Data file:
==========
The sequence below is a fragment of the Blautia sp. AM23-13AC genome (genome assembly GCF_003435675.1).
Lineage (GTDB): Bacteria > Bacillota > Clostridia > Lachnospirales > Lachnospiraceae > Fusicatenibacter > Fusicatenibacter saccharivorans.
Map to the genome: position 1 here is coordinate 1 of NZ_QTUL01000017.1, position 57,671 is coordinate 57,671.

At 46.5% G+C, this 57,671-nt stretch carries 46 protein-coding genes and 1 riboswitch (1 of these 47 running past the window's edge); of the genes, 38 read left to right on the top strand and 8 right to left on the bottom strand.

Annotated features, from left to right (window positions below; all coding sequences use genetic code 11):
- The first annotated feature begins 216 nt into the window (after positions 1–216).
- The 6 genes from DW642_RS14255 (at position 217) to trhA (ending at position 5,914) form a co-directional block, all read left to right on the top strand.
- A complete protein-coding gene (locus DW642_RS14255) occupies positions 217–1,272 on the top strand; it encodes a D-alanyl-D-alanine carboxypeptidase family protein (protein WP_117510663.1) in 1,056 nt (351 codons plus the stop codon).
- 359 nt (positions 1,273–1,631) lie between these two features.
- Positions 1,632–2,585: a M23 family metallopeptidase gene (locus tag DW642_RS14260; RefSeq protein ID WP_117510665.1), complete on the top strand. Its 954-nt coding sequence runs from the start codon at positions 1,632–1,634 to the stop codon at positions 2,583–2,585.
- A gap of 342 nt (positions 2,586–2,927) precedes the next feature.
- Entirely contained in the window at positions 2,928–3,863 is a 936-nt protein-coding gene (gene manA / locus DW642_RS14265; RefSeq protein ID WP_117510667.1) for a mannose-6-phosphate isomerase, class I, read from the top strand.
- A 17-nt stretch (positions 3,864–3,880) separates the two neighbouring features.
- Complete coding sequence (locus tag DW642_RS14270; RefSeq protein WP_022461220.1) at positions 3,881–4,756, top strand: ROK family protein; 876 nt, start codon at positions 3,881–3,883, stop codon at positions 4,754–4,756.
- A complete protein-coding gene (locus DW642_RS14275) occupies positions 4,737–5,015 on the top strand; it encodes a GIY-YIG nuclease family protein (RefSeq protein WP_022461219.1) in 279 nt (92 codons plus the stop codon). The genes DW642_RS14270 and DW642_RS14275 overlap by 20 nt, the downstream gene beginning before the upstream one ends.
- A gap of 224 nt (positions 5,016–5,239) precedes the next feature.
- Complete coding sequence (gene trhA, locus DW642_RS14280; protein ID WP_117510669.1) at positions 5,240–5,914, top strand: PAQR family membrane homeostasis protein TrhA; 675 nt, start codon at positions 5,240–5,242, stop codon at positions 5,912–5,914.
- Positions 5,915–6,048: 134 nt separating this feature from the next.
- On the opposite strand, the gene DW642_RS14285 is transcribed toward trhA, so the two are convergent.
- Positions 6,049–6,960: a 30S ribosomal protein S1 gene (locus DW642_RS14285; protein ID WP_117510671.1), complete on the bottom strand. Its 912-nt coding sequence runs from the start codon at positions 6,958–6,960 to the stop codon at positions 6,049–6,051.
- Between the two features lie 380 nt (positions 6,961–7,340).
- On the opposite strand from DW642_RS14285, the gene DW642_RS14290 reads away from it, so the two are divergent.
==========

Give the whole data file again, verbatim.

The sequence below is a fragment of the Blautia sp. AM23-13AC genome (genome assembly GCF_003435675.1).
Lineage (GTDB): Bacteria > Bacillota > Clostridia > Lachnospirales > Lachnospiraceae > Fusicatenibacter > Fusicatenibacter saccharivorans.
Map to the genome: position 1 here is coordinate 1 of NZ_QTUL01000017.1, position 57,671 is coordinate 57,671.

At 46.5% G+C, this 57,671-nt stretch carries 46 protein-coding genes and 1 riboswitch (1 of these 47 running past the window's edge); of the genes, 38 read left to right on the top strand and 8 right to left on the bottom strand.

Annotated features, from left to right (window positions below; all coding sequences use genetic code 11):
- The first annotated feature begins 216 nt into the window (after positions 1–216).
- The 6 genes from DW642_RS14255 (at position 217) to trhA (ending at position 5,914) form a co-directional block, all read left to right on the top strand.
- A complete protein-coding gene (locus DW642_RS14255) occupies positions 217–1,272 on the top strand; it encodes a D-alanyl-D-alanine carboxypeptidase family protein (protein WP_117510663.1) in 1,056 nt (351 codons plus the stop codon).
- 359 nt (positions 1,273–1,631) lie between these two features.
- Positions 1,632–2,585: a M23 family metallopeptidase gene (locus tag DW642_RS14260; RefSeq protein ID WP_117510665.1), complete on the top strand. Its 954-nt coding sequence runs from the start codon at positions 1,632–1,634 to the stop codon at positions 2,583–2,585.
- A gap of 342 nt (positions 2,586–2,927) precedes the next feature.
- Entirely contained in the window at positions 2,928–3,863 is a 936-nt protein-coding gene (gene manA / locus DW642_RS14265; RefSeq protein ID WP_117510667.1) for a mannose-6-phosphate isomerase, class I, read from the top strand.
- A 17-nt stretch (positions 3,864–3,880) separates the two neighbouring features.
- Complete coding sequence (locus tag DW642_RS14270; RefSeq protein WP_022461220.1) at positions 3,881–4,756, top strand: ROK family protein; 876 nt, start codon at positions 3,881–3,883, stop codon at positions 4,754–4,756.
- A complete protein-coding gene (locus DW642_RS14275) occupies positions 4,737–5,015 on the top strand; it encodes a GIY-YIG nuclease family protein (RefSeq protein WP_022461219.1) in 279 nt (92 codons plus the stop codon). The genes DW642_RS14270 and DW642_RS14275 overlap by 20 nt, the downstream gene beginning before the upstream one ends.
- A gap of 224 nt (positions 5,016–5,239) precedes the next feature.
- Complete coding sequence (gene trhA, locus DW642_RS14280; protein ID WP_117510669.1) at positions 5,240–5,914, top strand: PAQR family membrane homeostasis protein TrhA; 675 nt, start codon at positions 5,240–5,242, stop codon at positions 5,912–5,914.
- Positions 5,915–6,048: 134 nt separating this feature from the next.
- On the opposite strand, the gene DW642_RS14285 is transcribed toward trhA, so the two are convergent.
- Positions 6,049–6,960: a 30S ribosomal protein S1 gene (locus DW642_RS14285; protein ID WP_117510671.1), complete on the bottom strand. Its 912-nt coding sequence runs from the start codon at positions 6,958–6,960 to the stop codon at positions 6,049–6,051.
- Between the two features lie 380 nt (positions 6,961–7,340).
- On the opposite strand from DW642_RS14285, the gene DW642_RS14290 reads away from it, so the two are divergent.